This element of debate, together with the growing risk of biodiversity loss under climate change, means that now is the time for the conservation community to consider assisted migration.

However, scientists suggest that these policy decisions are not easy. First, the idiosyncrasy of species biology precludes the development of well-supported assisted-migration plansfor each of the many species likely to be threatened by changing climate. Consequently, managers will be forced to generalize expected range shifts based on broad classes of life-history characteristics. A similar approach has only had limited success in identifying likely invasive species. They expect that future “assisted-migration biologists” will find themselves in a similar position to today’s invasive species biologists: looking for useful generalizations in theory and struggling with unforeseen idiosyncrasies in practice. If this uncertainty is large, policies will have to incorporate adaptive flexibility. 

Assisted Migration in Action 

An estimated 200 translocations or re-introductions of 42 vertebrate species have been undertaken in Australia for conservation purposes. Mammals and birds have largely been the focus of these efforts to 

For example, a population of captive-bred dibblers, an endangered marsupial from Western Australia, was translocated to a predator-free island in the 1990’s.  This translocation has been deemed a success and dibblers have since been re-introduced on the mainland at several other sites.   

A similar translocation of Gilbert’s potoroo’s, Australia's most endangered mammal, to Bald Island also seems to have been successful, at least in the short term. 

However, not all translocations are successful and Australia seems to have a higher failure rate than many other parts of the world. This is probably related, in part, to the presence of introduced cats and foxes 
in most mainland habitats.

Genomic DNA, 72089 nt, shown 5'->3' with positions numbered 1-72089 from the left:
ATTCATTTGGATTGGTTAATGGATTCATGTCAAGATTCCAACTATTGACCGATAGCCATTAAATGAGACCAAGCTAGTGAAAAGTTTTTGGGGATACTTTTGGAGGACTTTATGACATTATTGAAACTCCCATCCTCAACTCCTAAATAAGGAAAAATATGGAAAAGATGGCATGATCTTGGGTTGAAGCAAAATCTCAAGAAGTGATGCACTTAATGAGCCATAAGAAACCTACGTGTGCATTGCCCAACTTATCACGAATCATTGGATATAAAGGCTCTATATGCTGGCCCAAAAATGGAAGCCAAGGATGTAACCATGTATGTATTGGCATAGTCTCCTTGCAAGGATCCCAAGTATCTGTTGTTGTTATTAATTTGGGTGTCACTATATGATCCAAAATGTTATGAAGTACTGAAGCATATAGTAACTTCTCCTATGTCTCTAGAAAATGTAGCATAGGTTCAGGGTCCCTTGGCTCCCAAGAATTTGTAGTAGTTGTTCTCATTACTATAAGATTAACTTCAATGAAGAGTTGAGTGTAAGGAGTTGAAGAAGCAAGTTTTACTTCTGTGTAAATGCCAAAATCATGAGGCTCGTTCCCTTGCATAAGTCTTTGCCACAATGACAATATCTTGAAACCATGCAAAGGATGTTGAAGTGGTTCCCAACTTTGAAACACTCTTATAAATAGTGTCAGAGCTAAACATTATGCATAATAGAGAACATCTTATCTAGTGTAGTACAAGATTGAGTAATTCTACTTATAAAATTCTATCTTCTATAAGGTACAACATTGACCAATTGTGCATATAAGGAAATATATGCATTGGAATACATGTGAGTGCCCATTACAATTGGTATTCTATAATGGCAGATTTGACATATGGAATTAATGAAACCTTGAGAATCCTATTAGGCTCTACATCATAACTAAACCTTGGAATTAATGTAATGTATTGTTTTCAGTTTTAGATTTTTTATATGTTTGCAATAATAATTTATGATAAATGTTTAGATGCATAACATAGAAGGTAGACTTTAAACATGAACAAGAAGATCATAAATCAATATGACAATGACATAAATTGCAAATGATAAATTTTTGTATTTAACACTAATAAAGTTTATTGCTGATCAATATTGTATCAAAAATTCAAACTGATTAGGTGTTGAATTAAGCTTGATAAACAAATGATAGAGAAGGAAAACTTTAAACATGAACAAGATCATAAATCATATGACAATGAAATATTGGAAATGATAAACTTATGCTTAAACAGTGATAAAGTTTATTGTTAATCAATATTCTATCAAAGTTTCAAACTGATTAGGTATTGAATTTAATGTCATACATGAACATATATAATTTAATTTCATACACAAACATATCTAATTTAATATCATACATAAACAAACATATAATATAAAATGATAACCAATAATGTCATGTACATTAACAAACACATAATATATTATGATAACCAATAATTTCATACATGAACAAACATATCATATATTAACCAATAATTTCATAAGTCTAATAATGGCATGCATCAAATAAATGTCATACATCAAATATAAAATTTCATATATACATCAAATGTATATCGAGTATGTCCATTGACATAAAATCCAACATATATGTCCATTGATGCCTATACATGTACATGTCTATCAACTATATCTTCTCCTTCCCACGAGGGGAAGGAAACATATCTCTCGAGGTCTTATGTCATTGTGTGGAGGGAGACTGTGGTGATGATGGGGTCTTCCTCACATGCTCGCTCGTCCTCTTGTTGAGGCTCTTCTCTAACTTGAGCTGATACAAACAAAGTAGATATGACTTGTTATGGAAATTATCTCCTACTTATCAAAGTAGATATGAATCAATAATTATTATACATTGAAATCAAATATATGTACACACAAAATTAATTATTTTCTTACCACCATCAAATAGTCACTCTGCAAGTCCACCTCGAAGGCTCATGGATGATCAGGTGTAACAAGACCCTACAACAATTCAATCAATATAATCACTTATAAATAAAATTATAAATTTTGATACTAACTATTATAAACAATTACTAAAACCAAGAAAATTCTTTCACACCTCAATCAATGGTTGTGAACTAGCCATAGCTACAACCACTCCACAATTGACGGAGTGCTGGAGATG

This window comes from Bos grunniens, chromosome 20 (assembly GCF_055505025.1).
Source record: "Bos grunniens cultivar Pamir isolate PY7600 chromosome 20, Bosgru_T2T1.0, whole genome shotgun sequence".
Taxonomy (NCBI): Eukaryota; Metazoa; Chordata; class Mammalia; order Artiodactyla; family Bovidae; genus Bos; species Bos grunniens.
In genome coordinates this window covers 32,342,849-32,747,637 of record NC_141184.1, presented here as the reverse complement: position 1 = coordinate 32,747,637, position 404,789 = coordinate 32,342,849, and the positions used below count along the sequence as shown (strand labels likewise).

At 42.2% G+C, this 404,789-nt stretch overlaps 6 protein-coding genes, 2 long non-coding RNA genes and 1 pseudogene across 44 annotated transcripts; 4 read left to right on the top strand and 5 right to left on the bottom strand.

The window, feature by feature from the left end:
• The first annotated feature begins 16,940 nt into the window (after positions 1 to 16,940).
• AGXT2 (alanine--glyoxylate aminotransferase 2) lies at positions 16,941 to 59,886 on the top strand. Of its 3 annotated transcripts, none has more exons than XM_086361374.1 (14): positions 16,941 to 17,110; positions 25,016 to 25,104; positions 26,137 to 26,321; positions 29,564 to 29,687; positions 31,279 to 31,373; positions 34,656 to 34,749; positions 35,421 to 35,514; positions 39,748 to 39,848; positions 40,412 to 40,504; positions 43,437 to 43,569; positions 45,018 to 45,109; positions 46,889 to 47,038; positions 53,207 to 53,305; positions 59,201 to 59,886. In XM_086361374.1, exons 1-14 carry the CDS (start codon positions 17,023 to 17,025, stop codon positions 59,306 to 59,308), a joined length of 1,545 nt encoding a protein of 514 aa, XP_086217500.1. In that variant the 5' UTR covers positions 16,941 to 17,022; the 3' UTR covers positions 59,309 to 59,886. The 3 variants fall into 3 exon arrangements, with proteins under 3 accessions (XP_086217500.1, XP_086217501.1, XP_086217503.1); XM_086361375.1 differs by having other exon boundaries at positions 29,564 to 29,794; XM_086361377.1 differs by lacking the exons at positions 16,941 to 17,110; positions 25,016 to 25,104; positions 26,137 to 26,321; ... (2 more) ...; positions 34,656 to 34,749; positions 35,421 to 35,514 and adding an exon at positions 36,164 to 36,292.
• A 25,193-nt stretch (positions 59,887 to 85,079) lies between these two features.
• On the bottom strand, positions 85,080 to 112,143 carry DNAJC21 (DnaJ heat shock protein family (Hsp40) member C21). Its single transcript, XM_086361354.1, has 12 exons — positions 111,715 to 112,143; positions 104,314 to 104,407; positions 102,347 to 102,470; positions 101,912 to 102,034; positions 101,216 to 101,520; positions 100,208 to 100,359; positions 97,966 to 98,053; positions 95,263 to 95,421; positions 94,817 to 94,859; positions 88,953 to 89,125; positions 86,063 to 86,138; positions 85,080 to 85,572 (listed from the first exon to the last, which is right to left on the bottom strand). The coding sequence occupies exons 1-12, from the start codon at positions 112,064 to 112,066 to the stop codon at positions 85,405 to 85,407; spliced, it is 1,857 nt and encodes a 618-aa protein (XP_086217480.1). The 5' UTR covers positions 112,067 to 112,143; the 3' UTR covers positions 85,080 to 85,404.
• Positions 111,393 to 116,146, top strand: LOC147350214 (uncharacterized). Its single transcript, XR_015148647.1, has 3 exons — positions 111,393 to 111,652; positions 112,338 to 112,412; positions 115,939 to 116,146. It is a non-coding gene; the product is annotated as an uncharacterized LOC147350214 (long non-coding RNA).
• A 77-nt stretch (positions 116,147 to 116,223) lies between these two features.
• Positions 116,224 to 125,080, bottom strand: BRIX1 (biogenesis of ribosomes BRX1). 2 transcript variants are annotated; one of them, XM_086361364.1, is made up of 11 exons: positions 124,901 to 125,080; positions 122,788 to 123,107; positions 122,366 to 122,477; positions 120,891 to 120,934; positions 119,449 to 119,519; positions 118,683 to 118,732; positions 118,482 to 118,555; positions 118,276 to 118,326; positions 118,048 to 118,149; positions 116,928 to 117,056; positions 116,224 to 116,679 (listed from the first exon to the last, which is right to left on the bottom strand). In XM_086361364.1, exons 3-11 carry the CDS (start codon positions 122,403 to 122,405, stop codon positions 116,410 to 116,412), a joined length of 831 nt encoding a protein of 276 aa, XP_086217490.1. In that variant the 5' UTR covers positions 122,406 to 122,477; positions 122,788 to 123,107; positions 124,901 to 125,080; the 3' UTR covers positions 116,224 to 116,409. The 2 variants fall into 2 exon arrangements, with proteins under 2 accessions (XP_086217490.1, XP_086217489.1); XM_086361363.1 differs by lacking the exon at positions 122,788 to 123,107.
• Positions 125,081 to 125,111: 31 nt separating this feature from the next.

Regardless of forthcoming scientific progress, the magnitude of impending climate-driven extinctions requires
immediate action. Delays in policy formulation and implementation will make the situation even more urgent. research specifically focused on assisted migration will be needed before science can answer questions fundamental to informed policies of assisted migration: Is there a demographic threshold that should trigger the implementation of assisted migration? What suite of species should be prioritized as candidates for translocation? How should populations be introduced to minimize adverse ecological effects?

Translocations to predator-free Escape Island 
have helped boost numbers of the endangered 
marsupial, the dibbler (Parantechinus apicalis).


National Climate Change Adaptation Research facility, Assisted Migration as a Management Tool for Species Threatened by Climate Change<http://nccarf.jcu.edu.au/terrestrialbiodiversity/download/information_sheet_2_assisted_migration.pdf>

JASON S. MCLACHLAN, Conservation and Policy, A Framework for Debate of Assisted Migration in an Era of Climate Change,<http://www.cakex.org/sites/default/files/A%20Framework%20for%20Debate%20of%20Assisted%20Migration%20in%20an.pdf>

Sunday, May 6, 2012

Consequences of Biodiversity Loss

There is considerable evidence that contemporary biodiversity declines will lead to subsequent declines in ecosystem functioning and ecosystem stability. Biodiversity experiments have tested whether biodiversity declines will influence ecosystem functioning or stability by manipulating some component of biodiversity, such as the number of species, and measuring various types of ecosystem functioning or stability. 

These studies have been conducted in lab, grassland, forest, marine, and freshwater ecosystems. From these studies, it is clear that ecosystem functioning often depends on species richness,species composition, and functional group richness and can also depend on species evenness and genetic diversity. Furthermore, stability often depends on species richness and species composition. Thus, contemporary changes in biodiversity will likely lead to subsequent changes in ecosystem properties. Further investigation at larger spatiotemporal scales in managed ecosystems is needed to improve our understanding of the consequences of biodiversity declines.

Isbell, F. (2010) Causes and Consequences of Biodiversity Declines. <http://www.nature.com/scitable/knowledge/library/causes-and-consequences-of-biodiversity-declines-16132475>

Tuesday, May 1, 2012

News: New agricultural biodiversity project to improve nutrition, food security worldwide

Placing renewed emphasis on sustaining the natural variety of crops and animals contributing to agriculture, including neglected yet nutritious traditional foods, can improve food security and address growing global concerns over poor nutrition and its negative health effects, officials said at the launch of a new international project at the World Nutrition Rio Congress 2012.

The Biodiversity for Food and Nutrition Project aims to address the narrowing variety of people's diets, with nutritionally-poor processed foods dominating the dinner table. This trend has led to a raft of health issues worldwide. One third of the world's population suffers from hunger and micronutrient malnutrition, while obesity and diet-related chronic illness have reached critical levels.